2. In what other profession are employees treated like children at meetings and professional development? Maybe I’m old school, but I always thought the point of a meeting was actually to sit down and discuss matters of importance. Your standard staff meeting, however, has turned into an excuse for another PD session where teachers are forced to think-pair-share and create KWL charts on over sized sticky post-it note paper that most teachers could only dream of having in their classrooms. This is the kind of torture that inspires teachers to start writing anonymous blogs. Check out one of the most brilliantly funny teacher blogs ever written about a teacher dialing in a fake bomb threat just to end a faculty meeting http://teachbad.com/2010/12/28/teacher-fakes-bomb-threat-ends-faculty-meeting/. For more insight into the secret lives of teachers, this viral video of professional development in Chicago was recently circulating on the Internet http://preaprez.wordpress.com/2014/03/01/this-video-of-cps-professional-development-goes-viral-pd-on-crack/. In it the teachers are expected to mindlessly repeat after the presenter as she models the best practice of “choral reading.” This video was not shocking to any teacher. It was merely a painful reminder of the indignities of our profession.
3. Speaking of indignities, in what other profession can you only use the bathroom twice a day? Is one of the reasons that younger teachers are preferred because they have stronger bladders? When you do get to use the bathroom, it is often a smelly student bathroom with urine on the seat, feminine hygiene products on the floor, the most vile curse laden graffiti imaginable on the walls, and of course, no toilet paper. Two things prevented me from becoming a teacher for many years: the bureaucracy and the bathrooms.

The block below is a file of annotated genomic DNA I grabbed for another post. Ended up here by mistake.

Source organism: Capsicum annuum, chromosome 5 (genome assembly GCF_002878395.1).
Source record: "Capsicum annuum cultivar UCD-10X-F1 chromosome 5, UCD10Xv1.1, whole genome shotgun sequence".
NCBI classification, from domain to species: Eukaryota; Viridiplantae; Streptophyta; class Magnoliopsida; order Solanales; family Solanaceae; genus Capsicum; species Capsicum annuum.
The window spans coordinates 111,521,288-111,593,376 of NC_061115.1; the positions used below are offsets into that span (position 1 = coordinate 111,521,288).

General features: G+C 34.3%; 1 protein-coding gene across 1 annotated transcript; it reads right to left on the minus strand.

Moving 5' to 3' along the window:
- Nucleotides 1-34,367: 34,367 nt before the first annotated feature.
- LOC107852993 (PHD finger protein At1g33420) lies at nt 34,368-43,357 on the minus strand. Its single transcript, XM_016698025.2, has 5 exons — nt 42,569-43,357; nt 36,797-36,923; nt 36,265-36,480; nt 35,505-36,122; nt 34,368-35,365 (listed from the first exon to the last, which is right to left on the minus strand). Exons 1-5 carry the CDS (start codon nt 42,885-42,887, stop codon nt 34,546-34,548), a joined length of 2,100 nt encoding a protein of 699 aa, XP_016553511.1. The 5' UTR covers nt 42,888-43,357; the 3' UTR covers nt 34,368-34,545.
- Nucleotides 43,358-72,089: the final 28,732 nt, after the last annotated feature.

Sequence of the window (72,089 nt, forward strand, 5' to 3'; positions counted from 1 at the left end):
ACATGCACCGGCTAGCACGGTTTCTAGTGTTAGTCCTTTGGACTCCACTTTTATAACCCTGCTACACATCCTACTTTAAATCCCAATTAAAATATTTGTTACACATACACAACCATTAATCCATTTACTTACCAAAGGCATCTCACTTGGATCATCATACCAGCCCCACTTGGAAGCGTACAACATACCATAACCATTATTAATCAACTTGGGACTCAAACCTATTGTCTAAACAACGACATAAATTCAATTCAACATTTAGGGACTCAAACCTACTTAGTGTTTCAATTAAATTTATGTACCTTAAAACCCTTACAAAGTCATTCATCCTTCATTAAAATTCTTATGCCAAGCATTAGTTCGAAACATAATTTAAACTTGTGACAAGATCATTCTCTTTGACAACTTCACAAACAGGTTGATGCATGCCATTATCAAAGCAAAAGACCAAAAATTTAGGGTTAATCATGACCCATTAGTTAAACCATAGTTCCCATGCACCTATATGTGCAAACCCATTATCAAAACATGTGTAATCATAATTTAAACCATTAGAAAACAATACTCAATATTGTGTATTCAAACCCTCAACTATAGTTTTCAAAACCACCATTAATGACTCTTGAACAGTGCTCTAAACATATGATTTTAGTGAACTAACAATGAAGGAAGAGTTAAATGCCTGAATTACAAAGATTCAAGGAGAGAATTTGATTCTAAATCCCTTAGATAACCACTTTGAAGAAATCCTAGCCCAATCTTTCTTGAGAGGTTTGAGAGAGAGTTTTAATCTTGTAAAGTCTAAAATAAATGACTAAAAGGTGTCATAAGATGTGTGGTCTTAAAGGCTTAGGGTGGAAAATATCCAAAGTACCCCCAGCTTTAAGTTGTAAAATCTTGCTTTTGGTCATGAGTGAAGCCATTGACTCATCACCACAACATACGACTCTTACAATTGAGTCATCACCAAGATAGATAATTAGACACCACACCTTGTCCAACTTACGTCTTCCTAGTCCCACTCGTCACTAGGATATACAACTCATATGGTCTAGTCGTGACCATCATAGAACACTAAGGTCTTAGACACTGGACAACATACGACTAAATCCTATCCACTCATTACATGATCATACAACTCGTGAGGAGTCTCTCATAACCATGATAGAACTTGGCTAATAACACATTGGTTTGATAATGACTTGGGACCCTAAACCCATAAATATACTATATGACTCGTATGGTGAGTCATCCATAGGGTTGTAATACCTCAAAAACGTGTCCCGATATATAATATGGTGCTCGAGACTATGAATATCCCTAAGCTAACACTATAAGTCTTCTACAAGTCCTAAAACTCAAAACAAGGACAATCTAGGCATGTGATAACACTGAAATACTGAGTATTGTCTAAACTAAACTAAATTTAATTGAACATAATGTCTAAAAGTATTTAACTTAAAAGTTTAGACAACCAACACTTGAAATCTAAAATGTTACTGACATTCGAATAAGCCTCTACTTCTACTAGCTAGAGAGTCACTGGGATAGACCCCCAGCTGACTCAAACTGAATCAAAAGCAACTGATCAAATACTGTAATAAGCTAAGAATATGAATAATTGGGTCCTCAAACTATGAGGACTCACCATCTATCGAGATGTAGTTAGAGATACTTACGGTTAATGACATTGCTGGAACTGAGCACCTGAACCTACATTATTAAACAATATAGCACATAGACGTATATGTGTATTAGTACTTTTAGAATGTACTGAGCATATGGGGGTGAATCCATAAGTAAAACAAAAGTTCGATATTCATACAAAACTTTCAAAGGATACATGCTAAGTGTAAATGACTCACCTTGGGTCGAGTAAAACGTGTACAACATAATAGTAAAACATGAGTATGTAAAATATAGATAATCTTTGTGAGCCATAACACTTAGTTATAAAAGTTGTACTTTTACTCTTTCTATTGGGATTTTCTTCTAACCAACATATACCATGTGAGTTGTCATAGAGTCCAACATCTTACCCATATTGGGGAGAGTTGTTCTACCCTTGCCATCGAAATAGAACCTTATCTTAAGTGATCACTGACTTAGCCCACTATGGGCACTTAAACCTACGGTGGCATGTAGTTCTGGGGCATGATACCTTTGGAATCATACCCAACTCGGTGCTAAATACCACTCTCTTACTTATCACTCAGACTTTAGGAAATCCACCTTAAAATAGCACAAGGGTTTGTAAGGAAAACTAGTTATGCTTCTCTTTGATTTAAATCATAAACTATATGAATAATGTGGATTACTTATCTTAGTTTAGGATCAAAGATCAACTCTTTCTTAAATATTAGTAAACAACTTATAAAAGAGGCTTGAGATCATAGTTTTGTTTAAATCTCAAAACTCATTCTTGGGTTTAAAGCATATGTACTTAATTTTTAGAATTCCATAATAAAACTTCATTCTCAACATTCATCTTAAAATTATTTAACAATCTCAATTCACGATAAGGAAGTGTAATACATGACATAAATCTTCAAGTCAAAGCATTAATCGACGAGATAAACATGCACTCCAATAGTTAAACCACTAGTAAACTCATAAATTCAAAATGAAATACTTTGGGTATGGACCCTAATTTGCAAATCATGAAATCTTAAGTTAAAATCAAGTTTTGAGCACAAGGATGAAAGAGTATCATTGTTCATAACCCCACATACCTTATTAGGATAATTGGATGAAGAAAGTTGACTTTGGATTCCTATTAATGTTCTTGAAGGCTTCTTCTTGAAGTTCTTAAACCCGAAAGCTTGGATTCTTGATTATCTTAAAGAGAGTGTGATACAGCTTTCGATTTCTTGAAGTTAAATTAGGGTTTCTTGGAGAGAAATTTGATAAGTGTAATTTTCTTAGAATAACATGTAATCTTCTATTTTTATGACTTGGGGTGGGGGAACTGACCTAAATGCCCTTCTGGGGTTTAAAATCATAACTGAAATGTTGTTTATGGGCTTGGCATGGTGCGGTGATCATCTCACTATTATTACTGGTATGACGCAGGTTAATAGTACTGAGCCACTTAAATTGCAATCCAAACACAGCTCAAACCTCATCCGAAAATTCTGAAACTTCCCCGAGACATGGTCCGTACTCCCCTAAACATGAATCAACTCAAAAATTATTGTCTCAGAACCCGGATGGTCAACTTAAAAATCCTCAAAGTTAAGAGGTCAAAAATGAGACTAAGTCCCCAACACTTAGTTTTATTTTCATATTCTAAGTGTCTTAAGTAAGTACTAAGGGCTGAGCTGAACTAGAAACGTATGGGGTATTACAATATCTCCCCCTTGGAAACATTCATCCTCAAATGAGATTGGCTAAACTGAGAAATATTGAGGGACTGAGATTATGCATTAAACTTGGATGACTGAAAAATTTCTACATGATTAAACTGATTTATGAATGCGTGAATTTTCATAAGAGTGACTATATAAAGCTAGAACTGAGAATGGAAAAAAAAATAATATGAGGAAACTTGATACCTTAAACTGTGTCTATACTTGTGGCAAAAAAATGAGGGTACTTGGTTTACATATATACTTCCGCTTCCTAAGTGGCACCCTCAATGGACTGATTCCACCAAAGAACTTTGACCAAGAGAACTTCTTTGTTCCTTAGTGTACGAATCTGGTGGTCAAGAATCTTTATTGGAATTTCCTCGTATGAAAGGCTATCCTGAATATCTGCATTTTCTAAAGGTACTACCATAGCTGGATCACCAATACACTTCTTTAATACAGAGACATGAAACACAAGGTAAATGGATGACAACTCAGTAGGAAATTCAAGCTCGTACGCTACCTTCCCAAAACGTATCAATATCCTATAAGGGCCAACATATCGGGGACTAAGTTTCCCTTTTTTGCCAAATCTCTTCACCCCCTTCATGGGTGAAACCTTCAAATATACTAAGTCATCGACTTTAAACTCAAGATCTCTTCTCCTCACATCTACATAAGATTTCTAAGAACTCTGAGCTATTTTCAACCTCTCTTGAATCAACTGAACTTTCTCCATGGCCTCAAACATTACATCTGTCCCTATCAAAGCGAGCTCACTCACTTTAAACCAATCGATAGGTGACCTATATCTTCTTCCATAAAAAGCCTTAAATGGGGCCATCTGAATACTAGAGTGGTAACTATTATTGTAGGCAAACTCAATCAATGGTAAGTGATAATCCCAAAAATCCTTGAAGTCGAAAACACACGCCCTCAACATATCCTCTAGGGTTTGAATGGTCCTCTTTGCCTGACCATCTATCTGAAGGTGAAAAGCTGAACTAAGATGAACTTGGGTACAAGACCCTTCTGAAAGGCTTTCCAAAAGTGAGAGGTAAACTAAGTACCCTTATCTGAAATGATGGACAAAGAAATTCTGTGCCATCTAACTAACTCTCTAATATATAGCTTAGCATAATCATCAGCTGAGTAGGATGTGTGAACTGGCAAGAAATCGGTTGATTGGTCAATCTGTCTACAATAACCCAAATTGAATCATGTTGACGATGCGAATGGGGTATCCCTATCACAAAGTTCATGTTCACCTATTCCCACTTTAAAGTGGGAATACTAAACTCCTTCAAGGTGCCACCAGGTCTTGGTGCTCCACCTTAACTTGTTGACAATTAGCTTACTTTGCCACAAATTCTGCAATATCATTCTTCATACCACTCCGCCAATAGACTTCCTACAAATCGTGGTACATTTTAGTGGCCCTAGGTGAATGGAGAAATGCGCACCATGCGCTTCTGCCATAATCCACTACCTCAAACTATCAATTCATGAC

4. In what other profession is fifty percent of your evaluation, and whether you get a raise or not, based on someone else’s performance? Whether it’s your students’ test scores, your students’ reading teacher’s test scores, or the reading average test score of your entire school, it is a factor completely out of your control. I have no problem being evaluated as a teacher but please evaluate ME on MY job performance. Was I always prepared for class with an engaging lesson? Were a reasonable amount of grades entered in a timely fashion? Did I maintain an informative teacher webpage? Did I respond to parent email promptly and politely? Did I contribute to the school community? Did my student’s portfolios show “growth” over the course of the year? There are so many better ways to fairly evaluate an educator besides test scores. If only they would ask us.
5. In what other profession will you never be asked for your professional opinion? Everybody has an opinion on how to improve education but nobody will dare listen to a teacher. Politicians and billionaires who have never spent more than a photo op in a public school get to become the education advocates (think Jeb Bush and Bill Gates), while the teachers who spend half of their lives in the trenches are treated like union thugs only interested in their own benefits.
6. In what other profession do people feel the need to make disparaging remarks about your field at the end of every article? Before the Miami Herald required commenters to login using their Facebook accounts, there were some real nutcases out there who would immediately use any education article (whether it had to do with teachers or not) to bash greedy, lazy, stupid teachers with their pensions and summers off for the downfall of America.
7. Let me end on a positive “in what other profession” statement. In what other profession are you greeted with former students who will walk by your classroom to give you a hug and tell you they love you everyday during lunch? And, yes, we do get summers off (if we married well and don’t have to work at TGIF to pay the rent in June, July and August).
Feel free to live your own “in what other profession” statements (good or bad) in the commenting section.